A new generation of electro responsive 3D-G scaffolds is also being developed, i.e., G-based hydrogels, which mimic soft tissue and have been proposed for controlled, stimulation-triggered drug release applications. Hybrid G-based hydrogels are synthetized mainly using GO, G oxide peroxide (GOP) or rGO, by incorporating very low amounts of the material into a hydrogel matrix, to enhance its electrical, mechanical and thermal properties (Servant et al., 2014b). Such materials are able to support neuronal growth and the development of synaptic activity (Martín et al., 2017). Following a similar approach, dexamethasone, a corticosteroid medication, was loaded onto poly(lactic-co-glycolic) acid NPs that were subsequently added into alginate hydrogels. The final composite was used as coating of gold and iridium electrodes for local drug administration after implantation (Kim et al., 2004; Kim and Martin, 2006). These or similar strategies could be employed to engineer smart coating for neuronal implants, with the final goal of having a device able to release biologically active molecules upon controlled electrical stimuli, at the same time improving the surface softness and enhancing the biocompatibility of the implants.
Altogether, the use of G materials in 3D implants aimed at neuroscience applications is still limited. However, much is to be learnt from other fields of biomedicine. For example, G-hydrogels and foams have recently been proposed for anticancer therapy (Xu et al., 2017; Zhang et al., 2017), as well as for guided bone (Lu et al., 2016), cartilage (Nieto et al., 2015) and muscle (Mahmoudifard et al., 2016) regeneration. We expect that the cross-fertilization between these different disciplines will lead in the close future to the development of functional 3D, G-based implants for nervous system applications.
Graphene-Based Devices for Neural Recording and Stimulation
Clinical interventions for the recovery of neural dysfunctions and motor disorders attract and challenge the research toward implantable stimulation devices able to adapt to flexible supports and possibly outperform the most common metal electrode-based technologies. Polymeric interfaces outperform in terms of mechanically compliant properties, but often lack durability under physiological conditions, and, above all, proper electrical conductivity. Most of the neural stimulation performed so far with G-based electrodes in contact with living neuronal tissues or cells has been limited to modulate their growth and/or differentiation (Thompson et al., 2015).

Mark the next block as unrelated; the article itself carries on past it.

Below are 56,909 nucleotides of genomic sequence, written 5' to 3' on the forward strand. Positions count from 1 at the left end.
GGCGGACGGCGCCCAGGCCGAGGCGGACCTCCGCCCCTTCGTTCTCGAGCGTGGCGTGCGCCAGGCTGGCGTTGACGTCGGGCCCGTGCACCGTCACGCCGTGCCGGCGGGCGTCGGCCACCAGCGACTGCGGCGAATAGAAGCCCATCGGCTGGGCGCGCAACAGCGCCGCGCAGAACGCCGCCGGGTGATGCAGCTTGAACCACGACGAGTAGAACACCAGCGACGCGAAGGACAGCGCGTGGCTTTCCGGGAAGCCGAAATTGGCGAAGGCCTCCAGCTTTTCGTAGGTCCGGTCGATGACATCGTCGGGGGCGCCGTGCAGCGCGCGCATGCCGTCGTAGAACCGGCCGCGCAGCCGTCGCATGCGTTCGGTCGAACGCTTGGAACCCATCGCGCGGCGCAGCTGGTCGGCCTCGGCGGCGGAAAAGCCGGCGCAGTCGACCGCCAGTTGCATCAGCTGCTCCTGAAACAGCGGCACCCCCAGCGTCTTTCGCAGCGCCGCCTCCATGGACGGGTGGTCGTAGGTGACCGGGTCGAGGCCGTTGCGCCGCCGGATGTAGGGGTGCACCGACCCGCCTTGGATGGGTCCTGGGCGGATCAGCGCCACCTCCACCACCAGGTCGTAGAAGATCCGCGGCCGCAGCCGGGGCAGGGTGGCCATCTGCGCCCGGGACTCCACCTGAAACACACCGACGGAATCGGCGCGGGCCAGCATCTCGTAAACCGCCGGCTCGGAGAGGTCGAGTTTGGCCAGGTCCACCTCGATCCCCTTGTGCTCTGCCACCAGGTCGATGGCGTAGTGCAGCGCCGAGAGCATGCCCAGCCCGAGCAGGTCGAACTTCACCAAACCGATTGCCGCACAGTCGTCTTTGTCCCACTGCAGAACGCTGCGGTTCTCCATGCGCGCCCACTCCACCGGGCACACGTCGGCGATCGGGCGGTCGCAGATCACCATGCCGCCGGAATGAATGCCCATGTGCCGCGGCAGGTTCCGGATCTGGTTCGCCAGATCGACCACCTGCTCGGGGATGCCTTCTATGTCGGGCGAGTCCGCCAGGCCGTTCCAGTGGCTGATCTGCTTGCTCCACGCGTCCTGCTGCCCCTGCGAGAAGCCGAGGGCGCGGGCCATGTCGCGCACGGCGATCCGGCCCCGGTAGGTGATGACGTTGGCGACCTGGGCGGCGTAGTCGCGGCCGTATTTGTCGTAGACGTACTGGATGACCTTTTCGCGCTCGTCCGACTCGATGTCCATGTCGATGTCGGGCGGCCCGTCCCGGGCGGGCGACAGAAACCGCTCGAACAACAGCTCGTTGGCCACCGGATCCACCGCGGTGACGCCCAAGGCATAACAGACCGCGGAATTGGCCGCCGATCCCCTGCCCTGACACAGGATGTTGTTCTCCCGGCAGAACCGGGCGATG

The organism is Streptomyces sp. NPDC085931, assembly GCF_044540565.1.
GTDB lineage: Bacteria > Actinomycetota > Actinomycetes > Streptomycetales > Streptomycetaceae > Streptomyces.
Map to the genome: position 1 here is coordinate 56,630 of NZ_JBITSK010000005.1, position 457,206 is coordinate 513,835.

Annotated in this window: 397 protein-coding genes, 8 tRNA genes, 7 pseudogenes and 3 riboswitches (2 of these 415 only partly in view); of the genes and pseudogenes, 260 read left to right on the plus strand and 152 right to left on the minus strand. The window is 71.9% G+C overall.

Neural stimulation techniques, such as deep brain or cortical stimulation, cochlear and retinal implants, usually rely on the ability of the implanted devices to elicit a functional response of the tissue by providing minimum injected charge, and therefore require electrodes (Kostarelos et al., 2017). To date, in vivo studies show that G electrodes can stimulate and record neuronal activity. G electrodes produce slightly higher values of charge injection with respect to common noble metal electrodes, like Pt or Au. New promising materials and compounds exploit G to reach up to tens of mC cm−2 charge injection levels, like in the case of an in vivo probe of laser reduced GO embedded into parylene-C (Apollo et al., 2015). The authors employ the novel flexible freestanding electrodes both to stimulate retinal ganglion cells ex vivo as much as to record neural activity in vivo from cat visual cortex. This constitutes one of the few reported evidences of neural stimulation with a G-based device. Other interesting applications make use of copper microwires encapsulated with CVD-G for an MRI compatible neural device (Zhao Y. et al., 2016), or flexible G micro-transistors for the mapping of brain activity (Blaschke et al., 2016) just to mention a few, but still limited to the recording of neural activity in vivo. In addition, Kuzum et al. (2014) also developed a flexible, low noise G electrode for simultaneous electrophysiology and imaging recording in vivo. After bicuculline injection to evoke epileptiform activity, it was possible to register simultaneously from rat cortical hemispheres with G electrodes and Au electrodes of the same size. The G electrodes showed six times lower signal-to-noise ratio with respect to Au electrodes, suggesting that the adoption of the new G-based recording system could offer clear advantages for studying brain electrical activity (Figure 5). In addition, thanks to the transparency of the G electrodes, it was also possible to image the cortical area, combining in vivo two-photon imaging and cortical electrophysiological recording (Kuzum et al., 2014).